Someday we might see church marquees that read Lutheran Catholic Church, Episcopal Catholic Church, Disciples of Christ Catholic Church, Pentecostal Catholic Church, and so on. I understand the high degree of simplicity I express here, but I am still young enough to be an optimist.


 

5 Comments so far ↓

  1. Anonymous says:

    Your comparison of unity and uniformity is an interesting thought. However, there is the unity of being in communion that will not allow a Lutheran Catholic or Presbyterian Catholic, etc. The apostolic succession cannot be circumvented or reinvented, which makes the whole thing moot, IMO.

  2. Jacob (wrestles with God) says:

    That is correct, and there are significant things that must happen first.

    The Protestant Apostolic lines can be repaired. Look at the mutual dissolving of excommunication between the Catholic Church and the Orthodox Churches of the East.

    Perhaps a pope could forgive Luther, Calvin and Zwingli and begin a process of repair for our Apostolic line.

    One further note on Apostolicity. The human line (Bishop to Bishop) does not ensure an apostolic church; apostolic faith does. That is why the Apostles creed was created.

    I believe apostolicity can and does exist outside of historical succession of human bishops.

  3. Jim Taylor says:

    [[A few people have informed me that Eastern Catholic Churches allow for a married priesthood. I had never considered looking at any of these churches, but I am at least open to any path which God may be calling me on. So, I visited an Eastern Catholic Church yesterday.]]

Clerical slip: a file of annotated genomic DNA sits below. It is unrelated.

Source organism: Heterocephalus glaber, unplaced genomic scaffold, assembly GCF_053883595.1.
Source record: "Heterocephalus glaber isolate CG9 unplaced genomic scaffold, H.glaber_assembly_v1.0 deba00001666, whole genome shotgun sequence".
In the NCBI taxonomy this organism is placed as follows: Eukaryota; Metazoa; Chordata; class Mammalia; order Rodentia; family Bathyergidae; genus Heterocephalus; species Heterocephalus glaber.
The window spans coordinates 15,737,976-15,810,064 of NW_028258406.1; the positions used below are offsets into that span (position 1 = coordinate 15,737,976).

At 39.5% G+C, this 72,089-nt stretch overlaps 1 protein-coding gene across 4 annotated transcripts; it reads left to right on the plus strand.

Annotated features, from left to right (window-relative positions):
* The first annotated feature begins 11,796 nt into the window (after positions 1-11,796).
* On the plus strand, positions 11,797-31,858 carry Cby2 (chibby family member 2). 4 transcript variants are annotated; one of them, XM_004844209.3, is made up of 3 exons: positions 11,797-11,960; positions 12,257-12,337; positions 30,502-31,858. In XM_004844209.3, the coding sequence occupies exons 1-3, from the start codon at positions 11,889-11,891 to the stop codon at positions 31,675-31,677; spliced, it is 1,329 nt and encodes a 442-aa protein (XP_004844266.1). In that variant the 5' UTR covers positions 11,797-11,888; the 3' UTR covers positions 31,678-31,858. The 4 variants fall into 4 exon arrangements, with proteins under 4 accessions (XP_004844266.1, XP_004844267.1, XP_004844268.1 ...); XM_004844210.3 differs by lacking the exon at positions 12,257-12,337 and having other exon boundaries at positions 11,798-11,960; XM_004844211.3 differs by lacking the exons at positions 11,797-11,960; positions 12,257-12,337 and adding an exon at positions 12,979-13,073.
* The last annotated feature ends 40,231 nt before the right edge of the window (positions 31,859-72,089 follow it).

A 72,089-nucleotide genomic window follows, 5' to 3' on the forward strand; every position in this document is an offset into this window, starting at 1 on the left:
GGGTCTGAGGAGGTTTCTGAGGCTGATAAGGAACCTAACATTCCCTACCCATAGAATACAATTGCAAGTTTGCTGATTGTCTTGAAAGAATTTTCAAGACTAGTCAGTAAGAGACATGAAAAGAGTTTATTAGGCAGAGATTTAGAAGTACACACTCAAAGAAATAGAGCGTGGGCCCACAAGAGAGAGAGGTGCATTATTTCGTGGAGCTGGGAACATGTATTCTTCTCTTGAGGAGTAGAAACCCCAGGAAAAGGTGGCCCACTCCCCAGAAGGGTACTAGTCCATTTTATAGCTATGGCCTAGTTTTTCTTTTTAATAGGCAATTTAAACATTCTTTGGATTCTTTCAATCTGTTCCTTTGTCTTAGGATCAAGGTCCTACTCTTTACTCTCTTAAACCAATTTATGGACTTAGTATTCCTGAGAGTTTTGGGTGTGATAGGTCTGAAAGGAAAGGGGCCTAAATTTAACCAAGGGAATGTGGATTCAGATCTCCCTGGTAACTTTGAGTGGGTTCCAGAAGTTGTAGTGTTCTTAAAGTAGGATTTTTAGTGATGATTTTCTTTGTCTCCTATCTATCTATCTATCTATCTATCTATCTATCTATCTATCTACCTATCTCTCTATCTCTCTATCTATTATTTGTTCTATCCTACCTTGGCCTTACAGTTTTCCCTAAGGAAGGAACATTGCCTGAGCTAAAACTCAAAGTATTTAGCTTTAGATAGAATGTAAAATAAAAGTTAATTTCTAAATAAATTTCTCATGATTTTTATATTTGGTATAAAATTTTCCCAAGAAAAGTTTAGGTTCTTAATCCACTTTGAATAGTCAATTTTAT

IMO, you might also consider visiting some Eastern Orthodox churches. Parishes of several Orthodox jurisdictions can probably be found in your area, the most common being the Greek Orthodox (GOARCH) and the Orthodox Church in America (OCA).

    All jurisdictions of the Orthodox Church allow married men to be ordained as deacons and as priests.

    Regards,
    James Clement, sinner

  4. Joel Walkley says:

    Eastern Orthodoxy does not quite solve my present dilemma because as far as I know Eastern Orthodox Churches are not in full communion with the Roman Catholic Church.

    There is one fellow student I know of who comes from an Eastern Orthodox background. Picking his brain is on my to do list.

    Thanks for your insight.

  5. Anonymous says:

    If the Melkites seem too “foreign” to you, you might try one of the parishes of the (Ruthenian) Eparchy of Van Nuys, which tends to be less ethnic. Here’s a directory of their parishes:

    http://www.eparchy-of-van-nuys.org/Dir-Parishes.htm

    You should talk to the local pastor about it. I suspect that they would be open to the idea of a married priest. If not, the bishop of the (Ruthenian) Eparchy of Parma certainly would be:

    http://www.parma.org